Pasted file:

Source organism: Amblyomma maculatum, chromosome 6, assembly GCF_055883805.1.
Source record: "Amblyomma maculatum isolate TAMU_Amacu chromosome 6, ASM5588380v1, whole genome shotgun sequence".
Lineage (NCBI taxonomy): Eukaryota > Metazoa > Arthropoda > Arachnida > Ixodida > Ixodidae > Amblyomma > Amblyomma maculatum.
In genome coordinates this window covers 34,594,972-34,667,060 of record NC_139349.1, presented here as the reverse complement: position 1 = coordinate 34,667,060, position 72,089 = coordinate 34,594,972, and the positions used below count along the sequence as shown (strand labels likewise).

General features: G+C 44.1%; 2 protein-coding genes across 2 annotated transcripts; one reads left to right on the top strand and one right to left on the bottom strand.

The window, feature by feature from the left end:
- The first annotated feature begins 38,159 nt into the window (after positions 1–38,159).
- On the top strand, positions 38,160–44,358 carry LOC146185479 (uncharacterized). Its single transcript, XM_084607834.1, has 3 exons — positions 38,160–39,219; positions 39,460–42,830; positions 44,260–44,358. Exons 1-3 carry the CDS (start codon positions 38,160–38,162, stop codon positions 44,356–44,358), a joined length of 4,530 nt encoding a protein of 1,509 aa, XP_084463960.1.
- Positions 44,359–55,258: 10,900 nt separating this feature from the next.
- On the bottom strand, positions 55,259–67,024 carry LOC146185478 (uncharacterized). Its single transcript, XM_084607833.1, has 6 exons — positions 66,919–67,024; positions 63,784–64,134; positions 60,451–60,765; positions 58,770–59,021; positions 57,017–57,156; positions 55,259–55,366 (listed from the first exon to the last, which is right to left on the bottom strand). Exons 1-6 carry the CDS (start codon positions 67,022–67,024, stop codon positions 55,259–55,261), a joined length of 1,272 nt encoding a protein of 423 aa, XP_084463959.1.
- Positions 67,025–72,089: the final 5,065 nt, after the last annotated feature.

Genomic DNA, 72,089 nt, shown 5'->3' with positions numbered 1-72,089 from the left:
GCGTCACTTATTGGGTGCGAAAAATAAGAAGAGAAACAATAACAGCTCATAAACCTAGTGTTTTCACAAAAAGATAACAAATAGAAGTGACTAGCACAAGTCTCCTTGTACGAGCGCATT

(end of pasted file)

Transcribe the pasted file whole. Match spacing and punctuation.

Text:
Source organism: Amblyomma maculatum, chromosome 6, assembly GCF_055883805.1.
Source record: "Amblyomma maculatum isolate TAMU_Amacu chromosome 6, ASM5588380v1, whole genome shotgun sequence".
Lineage (NCBI taxonomy): Eukaryota > Metazoa > Arthropoda > Arachnida > Ixodida > Ixodidae > Amblyomma > Amblyomma maculatum.
In genome coordinates this window covers 34,594,972-34,667,060 of record NC_139349.1, presented here as the reverse complement: position 1 = coordinate 34,667,060, position 72,089 = coordinate 34,594,972, and the positions used below count along the sequence as shown (strand labels likewise).

General features: G+C 44.1%; 2 protein-coding genes across 2 annotated transcripts; one reads left to right on the top strand and one right to left on the bottom strand.

The window, feature by feature from the left end:
- The first annotated feature begins 38,159 nt into the window (after positions 1–38,159).
- On the top strand, positions 38,160–44,358 carry LOC146185479 (uncharacterized). Its single transcript, XM_084607834.1, has 3 exons — positions 38,160–39,219; positions 39,460–42,830; positions 44,260–44,358. Exons 1-3 carry the CDS (start codon positions 38,160–38,162, stop codon positions 44,356–44,358), a joined length of 4,530 nt encoding a protein of 1,509 aa, XP_084463960.1.
- Positions 44,359–55,258: 10,900 nt separating this feature from the next.
- On the bottom strand, positions 55,259–67,024 carry LOC146185478 (uncharacterized). Its single transcript, XM_084607833.1, has 6 exons — positions 66,919–67,024; positions 63,784–64,134; positions 60,451–60,765; positions 58,770–59,021; positions 57,017–57,156; positions 55,259–55,366 (listed from the first exon to the last, which is right to left on the bottom strand). Exons 1-6 carry the CDS (start codon positions 67,022–67,024, stop codon positions 55,259–55,261), a joined length of 1,272 nt encoding a protein of 423 aa, XP_084463959.1.
- Positions 67,025–72,089: the final 5,065 nt, after the last annotated feature.

Genomic DNA, 72,089 nt, shown 5'->3' with positions numbered 1-72,089 from the left:
GCGTCACTTATTGGGTGCGAAAAATAAGAAGAGAAACAATAACAGCTCATAAACCTAGTGTTTTCACAAAAAGATAACAAATAGAAGTGACTAGCACAAGTCTCCTTGTACGAGCGCATT